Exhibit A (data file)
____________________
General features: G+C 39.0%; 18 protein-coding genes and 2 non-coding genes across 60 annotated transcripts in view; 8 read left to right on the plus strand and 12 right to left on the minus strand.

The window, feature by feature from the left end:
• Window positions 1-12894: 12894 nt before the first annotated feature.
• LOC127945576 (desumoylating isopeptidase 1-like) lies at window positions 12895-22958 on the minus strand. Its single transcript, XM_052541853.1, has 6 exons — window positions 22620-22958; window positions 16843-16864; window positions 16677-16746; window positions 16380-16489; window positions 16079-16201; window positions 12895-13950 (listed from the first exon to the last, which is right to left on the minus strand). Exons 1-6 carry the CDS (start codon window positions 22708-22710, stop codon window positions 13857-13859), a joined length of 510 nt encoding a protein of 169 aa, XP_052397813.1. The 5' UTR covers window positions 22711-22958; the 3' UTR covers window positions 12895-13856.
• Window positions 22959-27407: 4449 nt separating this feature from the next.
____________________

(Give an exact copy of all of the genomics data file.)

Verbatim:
General features: G+C 39.0%; 18 protein-coding genes and 2 non-coding genes across 60 annotated transcripts in view; 8 read left to right on the plus strand and 12 right to left on the minus strand.

The window, feature by feature from the left end:
• Window positions 1-12894: 12894 nt before the first annotated feature.
• LOC127945576 (desumoylating isopeptidase 1-like) lies at window positions 12895-22958 on the minus strand. Its single transcript, XM_052541853.1, has 6 exons — window positions 22620-22958; window positions 16843-16864; window positions 16677-16746; window positions 16380-16489; window positions 16079-16201; window positions 12895-13950 (listed from the first exon to the last, which is right to left on the minus strand). Exons 1-6 carry the CDS (start codon window positions 22708-22710, stop codon window positions 13857-13859), a joined length of 510 nt encoding a protein of 169 aa, XP_052397813.1. The 5' UTR covers window positions 22711-22958; the 3' UTR covers window positions 12895-13856.
• Window positions 22959-27407: 4449 nt separating this feature from the next.